Because daylight saving time shifts an hour of sunlight later in the day, you should control the amount of light in your room as you settle in for bed. “In the early evening, light delays our body’s clock, and in the morning, light advances our clock,” Takahashi says. Use an eye mask (we like the Nidra Deep Rest Eye Mask) or blackout curtains (the Freemansburg Room Darkening Rod Pocket Single Curtain Panel is our top pick) to block out light. Bird owners cover their pets’ cages to signal nighttime and, subsequently, quiet, and you can use the same principle to trick your brain to sleep. Winter recommends limiting the amount of blue light you’re absorbing. Blue light specifically interferes with the body’s circadian rhythms because blue wavelengths during the day boost mood, attention, and reaction times—all things you need to quiet down as you’re getting ready for bed. Cutting down on screen time helps signal to your body that it’s time to wind down for the day.
Temperature is another trigger for sleep, Winter explains. The optimal bedroom temperature is between 60 and 67 degrees Fahrenheit. One way you can fool your body into sleepiness is to adjust the temperature a little earlier in the night. If you have a smart thermostat in your home such as the Google Nest Learning Thermostat, you can program it to start cooling down your home (or just the room you sleep in) at earlier hours in the evening. Taking a hot bath or shower before bed can also drop your body temperature quickly and send your system into sleep mode.
The human body is cued to rise with the sun—only now, the sun will be coming out an hour later. To combat the groggy darkness of mornings during DST, the best thing to do is to get light into your room as soon as possible. You can do this by using a sunrise alarm clock such as the Wirecutter-tested Philips Wake-Up Light HF3520, which can shine a dawn-like light directly into your sleepy face.
If getting up out of bed is the problem, you could be attempting to wake up during the worst part of your sleep cycle—deep sleep, as opposed to lighter REM sleep. As Nathaniel Watson, MD, explained to Wirecutter staff writer Dorie Chevlen, setting up an artificial time to wake up may be acting in direct opposition to your body’s rhythm. To address this, you might try using a sleep-tracking app such as the Wirecutter-recommended SleepScore, which can monitor your sleep cycles and wake you at an optimal moment.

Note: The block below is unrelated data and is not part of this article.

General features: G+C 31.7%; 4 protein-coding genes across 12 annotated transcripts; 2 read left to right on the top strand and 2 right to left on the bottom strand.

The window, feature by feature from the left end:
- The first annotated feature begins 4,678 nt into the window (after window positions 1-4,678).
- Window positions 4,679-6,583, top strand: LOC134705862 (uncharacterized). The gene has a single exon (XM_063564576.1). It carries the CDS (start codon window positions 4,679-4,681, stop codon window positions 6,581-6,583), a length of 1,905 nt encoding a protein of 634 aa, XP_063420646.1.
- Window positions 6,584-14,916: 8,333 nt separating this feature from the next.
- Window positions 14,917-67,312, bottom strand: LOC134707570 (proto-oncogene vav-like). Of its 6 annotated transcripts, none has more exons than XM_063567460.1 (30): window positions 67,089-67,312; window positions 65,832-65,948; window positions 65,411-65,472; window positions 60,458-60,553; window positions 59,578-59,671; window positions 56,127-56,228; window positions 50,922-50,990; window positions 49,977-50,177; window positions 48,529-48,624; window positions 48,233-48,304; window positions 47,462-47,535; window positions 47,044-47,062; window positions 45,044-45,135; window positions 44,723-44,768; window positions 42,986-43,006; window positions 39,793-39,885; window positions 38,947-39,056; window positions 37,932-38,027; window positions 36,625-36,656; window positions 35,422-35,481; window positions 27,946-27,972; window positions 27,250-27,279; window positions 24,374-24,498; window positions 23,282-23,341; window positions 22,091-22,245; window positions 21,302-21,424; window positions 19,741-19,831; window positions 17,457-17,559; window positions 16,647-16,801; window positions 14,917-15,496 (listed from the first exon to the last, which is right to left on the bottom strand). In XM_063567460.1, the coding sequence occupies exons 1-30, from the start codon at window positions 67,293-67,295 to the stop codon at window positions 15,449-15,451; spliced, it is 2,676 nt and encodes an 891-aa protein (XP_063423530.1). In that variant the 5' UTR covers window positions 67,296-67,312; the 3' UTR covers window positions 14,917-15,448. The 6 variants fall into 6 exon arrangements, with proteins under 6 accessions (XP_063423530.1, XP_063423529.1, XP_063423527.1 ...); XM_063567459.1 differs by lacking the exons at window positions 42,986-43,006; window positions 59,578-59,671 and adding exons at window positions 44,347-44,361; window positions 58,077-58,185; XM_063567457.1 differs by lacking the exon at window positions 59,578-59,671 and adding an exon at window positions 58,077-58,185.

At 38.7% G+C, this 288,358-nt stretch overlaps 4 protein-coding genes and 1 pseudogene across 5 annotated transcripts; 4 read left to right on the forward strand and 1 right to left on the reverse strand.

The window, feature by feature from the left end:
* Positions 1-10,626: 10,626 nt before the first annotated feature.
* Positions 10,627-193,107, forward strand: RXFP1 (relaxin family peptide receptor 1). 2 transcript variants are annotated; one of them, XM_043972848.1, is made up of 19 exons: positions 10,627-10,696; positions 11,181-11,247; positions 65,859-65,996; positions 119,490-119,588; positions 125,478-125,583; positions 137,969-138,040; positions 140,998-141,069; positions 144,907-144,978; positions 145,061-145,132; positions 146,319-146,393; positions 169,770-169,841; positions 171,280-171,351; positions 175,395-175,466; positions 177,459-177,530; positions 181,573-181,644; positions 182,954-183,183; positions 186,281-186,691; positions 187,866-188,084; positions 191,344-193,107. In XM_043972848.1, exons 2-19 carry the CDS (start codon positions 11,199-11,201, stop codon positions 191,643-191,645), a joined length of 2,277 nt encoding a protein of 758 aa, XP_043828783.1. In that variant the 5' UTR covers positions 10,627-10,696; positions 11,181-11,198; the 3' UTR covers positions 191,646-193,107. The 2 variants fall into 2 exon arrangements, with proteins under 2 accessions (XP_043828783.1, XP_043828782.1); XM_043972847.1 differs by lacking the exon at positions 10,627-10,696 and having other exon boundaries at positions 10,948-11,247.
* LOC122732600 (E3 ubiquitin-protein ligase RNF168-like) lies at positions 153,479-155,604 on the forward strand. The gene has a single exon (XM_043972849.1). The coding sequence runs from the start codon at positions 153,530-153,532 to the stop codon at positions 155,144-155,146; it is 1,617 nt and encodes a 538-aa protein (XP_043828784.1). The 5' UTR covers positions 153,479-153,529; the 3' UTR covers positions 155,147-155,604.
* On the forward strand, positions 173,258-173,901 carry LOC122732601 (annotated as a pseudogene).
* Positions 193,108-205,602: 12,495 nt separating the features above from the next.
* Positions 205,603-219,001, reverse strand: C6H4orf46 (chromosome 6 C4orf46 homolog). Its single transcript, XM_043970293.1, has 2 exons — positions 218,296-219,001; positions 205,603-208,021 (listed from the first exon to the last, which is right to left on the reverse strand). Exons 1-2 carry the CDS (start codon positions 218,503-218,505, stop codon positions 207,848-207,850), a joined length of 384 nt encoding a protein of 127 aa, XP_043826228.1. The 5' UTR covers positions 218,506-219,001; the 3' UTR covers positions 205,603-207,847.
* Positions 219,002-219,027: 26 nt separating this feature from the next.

If all else fails, push yourself to plant two feet on the ground. Get up and turn on the lights. Place your alarm clock (or phone, because it’s 2022) in a spot that physically forces you to stand to turn it off. Or use an alarm app, such as the Sleep as Android app, that requires you to perform tasks such as walking several steps before letting you turn off the alarm.
One way to get your body clock in tune with the sun is to simply get out into the light. A good dose of sunlight, even if it’s just for 15 minutes first thing in the morning, can help your body wake up and reset for the day ahead.
Exercise is a great way to get out and feel the sun, too. It resets your circadian rhythm and promotes a smoother sleep and wake schedule. A 2019 study showed that exercising either at 7 a.m. or between 1 p.m. and 4 p.m. advances the body clock, which makes it easier for you to start your day earlier. Inversely, working out between 7 p.m. and 10 p.m. delays the body clock, which can make it harder for you to fall asleep and wake up early the next day. If you’re looking for some help in getting moving, our top meditation app pick, Headspace, has a section dedicated to yoga, dance, and workout videos.
This article was edited by Courtney Schley and Kalee Thompson.
Further reading
by Winnie Yang
by Christine Cyr Clisset
by Christine Ryan
by Joanne Chen and Justin Redman